As of April, 2009 Merit is no longer available for use in the Province of Ontario. We generally used the granular Merit, which is less toxic than table salt. Now Nematodes can be used instead.
see Nematodes in the Library
The most common grub in this area is the European chafer. Grubs spend the winter in the soil. In the spring, they return to the surface and feed for a short period of time before pupating. Hungry skunks & raccoons can damage your lawn in the spring when they lift up the sod looking for grubs. In June, the larvae pupate and change into adult beetles. At dusk, the adults fly to trees and shrubs to mate. Eggs laid in the summer soon hatch and baby grubs start munching away. August through October is when the grubs are hungry and do the most damage.
Nematodes are recommended for the following reasons:
- Nematodes are not harmful to humans, pets, birds, and even earthworms. Nematodes do a reasonable job of controlling the target pests - soil insects.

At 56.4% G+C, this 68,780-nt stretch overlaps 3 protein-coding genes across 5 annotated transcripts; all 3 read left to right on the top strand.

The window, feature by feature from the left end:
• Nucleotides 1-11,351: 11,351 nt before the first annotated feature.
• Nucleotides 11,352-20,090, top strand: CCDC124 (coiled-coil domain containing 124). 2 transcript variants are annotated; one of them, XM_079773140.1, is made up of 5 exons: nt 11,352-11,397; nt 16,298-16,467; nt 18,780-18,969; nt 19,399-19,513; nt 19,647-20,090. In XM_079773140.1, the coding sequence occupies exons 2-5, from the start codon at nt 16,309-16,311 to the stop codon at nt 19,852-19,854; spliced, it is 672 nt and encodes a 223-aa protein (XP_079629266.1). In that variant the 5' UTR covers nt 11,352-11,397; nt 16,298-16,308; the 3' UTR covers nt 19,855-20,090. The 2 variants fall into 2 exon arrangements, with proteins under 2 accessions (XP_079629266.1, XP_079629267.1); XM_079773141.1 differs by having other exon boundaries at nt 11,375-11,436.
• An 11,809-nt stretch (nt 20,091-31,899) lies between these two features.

- Nematodes provide control over the course of the season. Since eggs are only laid once during the season, no more grubs will come once the nematodes have done their job.
- Nematodes are applied from mid August through early October, when soil temperatures are warm enough. Nematodes will start to control grubs from the time they are hatched.
- While Nematodes are unlikely to control 100% of the grubs, any reduction in the number of grubs will reduce damage to the lawn and will also reduce the likelihood of skunks or raccoons digging up the lawn.
- If grubs were a problem in your neighbourhood last year, then there is the possibility that there will be grubs in your neighbourhood again this year.
- It is the only alternative at this time.